This blog invites readers to ponder being spiritual beings. What does the Divine want from us? How do we pray? What are we supposed to do?
Where are we going? How are we supposed to get there? What is our purpose in Life? Infinite questions...some thoughts to guide the way to answers...
“In order to experience everyday spirituality, we need to remember that we are spiritual beings spending some time in a human body.” Barbara De Angelis
If I should ever leave you whom I love To go along the Silent Way, grieve not,
Nor speak of me with tears, but laugh and talk
Of me as if I were beside you there.
(I'd come-I'd come, could I but find a way!
But would not tears and grief be barriers?)
And when you hear a song or see a bird
I loved, please do not let the thought of me
Be sad .... For I am loving you just as
I always have ... You were so good, to me!
There are so many things I wanted still
To do --- so many things to say to you ...
Remember that I did not fear ... It was
Just leaving you that was so hard to face ...
We cannot see Beyond.. But this I know:
I loved you so - 'twas heaven here with you!
This is a re-post from the blog posted May 2011. What a surprise and blessing to receive this lovely note from the poem's author.
I am the Ardis Marletta, who wrote the original version of this poem. I wrote it for my Uncle who died when I was very young, I posted it years ago someplace and it literally has gone viral even found its way as a selection for prayer cards in funeral parlors (which I needed to fight to have removed I couldn't let them profit for deepest emotional words from my heart).
At times it makes me feel that the immense love for my Uncle who was like my father, who to this very day I feel his loss, has been like knowing he has always been there for me. When I see a spot like this always gives me profound comfort. Thank you
Ancestor veneration is practiced around the world in many countries. The rites and rituals are based on the belief that our ancestors, as well as the souls of those who have gone on before us, still play a role in our daily lives. Thousands of years ago, my Celtic ancestors honored the dead during the observance of Samhain (pronounced SOW-in in Ireland). They welcomed their dead home, asked that the harvested fields become fertile once more, and warned off restless spirits with grotesquely carved turnips. A sacred fire was lit atop Tlachtga, while on Tara members of the Irish tribes gathered. All the fires in Ireland would be extinguished at this time. Families would light a torch from the great fire on Tlachtga, bring it home and relighting their home fires, which were kept burning year round. This was a time of endings and beginnings. A time to gather in and cast off. A time to remember and a time to forget. Summer and all its glories were past; winter was at the door with its long, …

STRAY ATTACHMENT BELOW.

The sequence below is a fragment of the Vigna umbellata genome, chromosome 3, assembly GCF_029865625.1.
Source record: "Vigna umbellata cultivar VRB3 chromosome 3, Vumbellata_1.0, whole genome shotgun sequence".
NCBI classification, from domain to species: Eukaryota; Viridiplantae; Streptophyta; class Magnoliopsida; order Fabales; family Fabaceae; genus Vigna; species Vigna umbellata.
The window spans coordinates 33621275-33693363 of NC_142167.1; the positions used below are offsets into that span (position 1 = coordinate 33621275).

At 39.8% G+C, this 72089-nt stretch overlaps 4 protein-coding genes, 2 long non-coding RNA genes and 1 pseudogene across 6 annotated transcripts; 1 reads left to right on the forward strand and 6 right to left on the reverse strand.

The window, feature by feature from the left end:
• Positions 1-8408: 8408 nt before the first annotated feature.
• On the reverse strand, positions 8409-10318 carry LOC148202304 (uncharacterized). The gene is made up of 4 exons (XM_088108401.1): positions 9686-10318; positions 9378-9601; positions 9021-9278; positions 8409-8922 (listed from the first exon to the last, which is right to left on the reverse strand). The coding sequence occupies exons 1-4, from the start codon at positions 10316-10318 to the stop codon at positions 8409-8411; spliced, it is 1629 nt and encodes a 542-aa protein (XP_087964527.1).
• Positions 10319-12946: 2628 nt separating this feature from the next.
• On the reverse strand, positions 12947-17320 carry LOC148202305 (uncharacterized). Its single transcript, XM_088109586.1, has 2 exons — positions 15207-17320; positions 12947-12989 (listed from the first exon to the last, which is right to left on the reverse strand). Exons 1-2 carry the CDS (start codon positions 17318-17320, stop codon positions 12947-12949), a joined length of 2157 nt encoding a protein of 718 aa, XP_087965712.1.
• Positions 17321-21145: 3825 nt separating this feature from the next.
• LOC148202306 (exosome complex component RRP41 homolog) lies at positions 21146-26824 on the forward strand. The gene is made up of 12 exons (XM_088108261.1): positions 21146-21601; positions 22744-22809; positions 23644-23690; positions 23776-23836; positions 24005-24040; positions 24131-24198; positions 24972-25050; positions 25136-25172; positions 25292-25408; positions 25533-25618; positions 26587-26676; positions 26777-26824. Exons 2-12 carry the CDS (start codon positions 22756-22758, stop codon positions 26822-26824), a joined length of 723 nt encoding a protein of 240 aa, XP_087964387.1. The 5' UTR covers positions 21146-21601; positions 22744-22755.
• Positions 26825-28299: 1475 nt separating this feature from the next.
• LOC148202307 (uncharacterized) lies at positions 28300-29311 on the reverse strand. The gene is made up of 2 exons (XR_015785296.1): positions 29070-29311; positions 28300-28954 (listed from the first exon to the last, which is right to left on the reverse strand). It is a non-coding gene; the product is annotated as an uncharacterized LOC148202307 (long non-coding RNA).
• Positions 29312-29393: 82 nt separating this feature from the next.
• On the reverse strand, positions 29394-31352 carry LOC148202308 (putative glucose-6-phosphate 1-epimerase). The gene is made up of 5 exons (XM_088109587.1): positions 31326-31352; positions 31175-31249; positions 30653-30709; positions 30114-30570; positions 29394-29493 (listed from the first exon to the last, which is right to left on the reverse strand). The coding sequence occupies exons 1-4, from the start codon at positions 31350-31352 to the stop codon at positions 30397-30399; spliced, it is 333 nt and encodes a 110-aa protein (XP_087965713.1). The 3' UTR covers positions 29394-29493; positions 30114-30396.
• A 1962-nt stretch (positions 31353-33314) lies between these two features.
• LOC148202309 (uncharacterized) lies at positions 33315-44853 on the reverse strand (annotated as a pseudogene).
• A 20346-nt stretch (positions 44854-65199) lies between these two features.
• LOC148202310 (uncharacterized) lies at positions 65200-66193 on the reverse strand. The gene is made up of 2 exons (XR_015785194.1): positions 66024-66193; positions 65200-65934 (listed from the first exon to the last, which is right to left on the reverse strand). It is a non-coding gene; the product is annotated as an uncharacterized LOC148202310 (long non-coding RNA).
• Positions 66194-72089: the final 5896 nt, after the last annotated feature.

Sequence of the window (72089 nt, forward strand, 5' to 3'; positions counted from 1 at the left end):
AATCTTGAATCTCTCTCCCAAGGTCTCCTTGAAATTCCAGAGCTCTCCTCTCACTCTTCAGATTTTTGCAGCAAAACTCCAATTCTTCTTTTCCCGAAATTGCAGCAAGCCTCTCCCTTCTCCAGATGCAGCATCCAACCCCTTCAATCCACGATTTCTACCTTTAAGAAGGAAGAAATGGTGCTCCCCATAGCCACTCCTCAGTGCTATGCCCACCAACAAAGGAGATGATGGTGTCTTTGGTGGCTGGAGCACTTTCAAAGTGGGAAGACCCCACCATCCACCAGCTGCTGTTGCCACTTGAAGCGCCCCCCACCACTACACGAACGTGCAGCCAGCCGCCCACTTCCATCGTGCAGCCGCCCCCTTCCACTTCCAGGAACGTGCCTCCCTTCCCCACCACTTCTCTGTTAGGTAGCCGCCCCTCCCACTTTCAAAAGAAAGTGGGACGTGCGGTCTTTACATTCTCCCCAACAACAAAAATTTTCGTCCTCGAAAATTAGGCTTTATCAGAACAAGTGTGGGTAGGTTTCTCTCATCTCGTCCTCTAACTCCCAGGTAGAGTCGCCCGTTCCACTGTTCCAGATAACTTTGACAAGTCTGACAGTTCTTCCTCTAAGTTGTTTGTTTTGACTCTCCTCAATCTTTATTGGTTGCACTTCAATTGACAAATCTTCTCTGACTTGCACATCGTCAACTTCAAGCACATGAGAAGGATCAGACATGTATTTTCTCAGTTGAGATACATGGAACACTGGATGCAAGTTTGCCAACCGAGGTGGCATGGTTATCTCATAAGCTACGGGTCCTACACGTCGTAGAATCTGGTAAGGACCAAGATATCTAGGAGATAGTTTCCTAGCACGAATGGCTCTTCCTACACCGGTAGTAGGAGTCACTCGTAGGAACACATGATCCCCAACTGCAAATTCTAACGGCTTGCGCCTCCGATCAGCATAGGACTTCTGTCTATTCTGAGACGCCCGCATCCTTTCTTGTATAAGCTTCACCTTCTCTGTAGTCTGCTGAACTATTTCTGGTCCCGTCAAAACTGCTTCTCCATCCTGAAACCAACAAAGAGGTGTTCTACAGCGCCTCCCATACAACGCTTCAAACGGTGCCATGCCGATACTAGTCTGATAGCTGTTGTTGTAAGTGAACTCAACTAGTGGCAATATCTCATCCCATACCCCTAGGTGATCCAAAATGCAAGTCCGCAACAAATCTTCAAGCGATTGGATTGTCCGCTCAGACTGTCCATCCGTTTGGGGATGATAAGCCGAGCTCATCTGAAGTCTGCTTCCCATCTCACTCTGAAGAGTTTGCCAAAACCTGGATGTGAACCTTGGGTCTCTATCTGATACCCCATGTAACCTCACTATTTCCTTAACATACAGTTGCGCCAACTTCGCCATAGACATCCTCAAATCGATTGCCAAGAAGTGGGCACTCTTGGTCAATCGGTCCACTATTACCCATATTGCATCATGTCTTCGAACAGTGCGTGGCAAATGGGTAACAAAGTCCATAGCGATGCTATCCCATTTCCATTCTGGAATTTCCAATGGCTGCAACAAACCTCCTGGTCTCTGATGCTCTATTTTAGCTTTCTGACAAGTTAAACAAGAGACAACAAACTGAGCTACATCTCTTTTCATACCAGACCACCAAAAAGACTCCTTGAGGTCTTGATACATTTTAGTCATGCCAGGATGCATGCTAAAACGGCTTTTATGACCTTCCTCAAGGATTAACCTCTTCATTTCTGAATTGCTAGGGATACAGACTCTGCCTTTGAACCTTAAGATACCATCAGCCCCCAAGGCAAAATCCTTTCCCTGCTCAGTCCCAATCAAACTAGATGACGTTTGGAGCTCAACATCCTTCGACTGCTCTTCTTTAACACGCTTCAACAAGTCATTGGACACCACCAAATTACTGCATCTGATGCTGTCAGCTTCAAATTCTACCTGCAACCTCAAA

Yesterday was my mother's birthday. Momma would have been 89 years old yesterday. I had been thinking about her all day, and at one point was feeling very melancholy that I couldn't share something with her that I had found. How I wished she could be just around a corner waiting for me, or simply at the end of the phone ready to chat.
As I thought this, I unconsciously picked up my phone to check my Facebook page. This isn't something I do regularly, because I try not to be a slave to social media, so the serendipity of what happened next was not wasted on me.
The post at the top of my page was from the mother of a close childhood friend. She had posted the essay below, written by Rev. Henry Scott-Holland as part of a sermon he gave in 1910 after the death of King Edward VII.
Death Is Nothing at All
by Henry Scott-Holland Death is nothing at all.
It does not count. I have only slipped away into the next room.
Nothing has happened.
Everything remains exactly as it was.
There is a crack in everything, that's how the light gets in.Leonard CohenIn September, the season of Light, Love and Gratitude began. This month, people around the world celebrate - the harvest (Sukkot), grateful for the bounty they have been given; the Light (Diwali), observing Light and darkness; and the love of ancestors (All Soul's Day/All Hallows' Eve), remembering our dead and giving thanks for their lives with us.As we move forward towards the end of the year, the feasts and festivals of Light, Love and Gratitude continue. This year, there is a greater need to observe these days, together. The world is very "dark" in so many places due to natural disasters, hate, oppression, and greed. Observing these Holy days, reminds us that even in the darkest night the Light of millions of stars illuminates the sky. These times together remind us that Love is eternal; that those who shared our lives are always with us. These celebrations remind us to be Grateful for…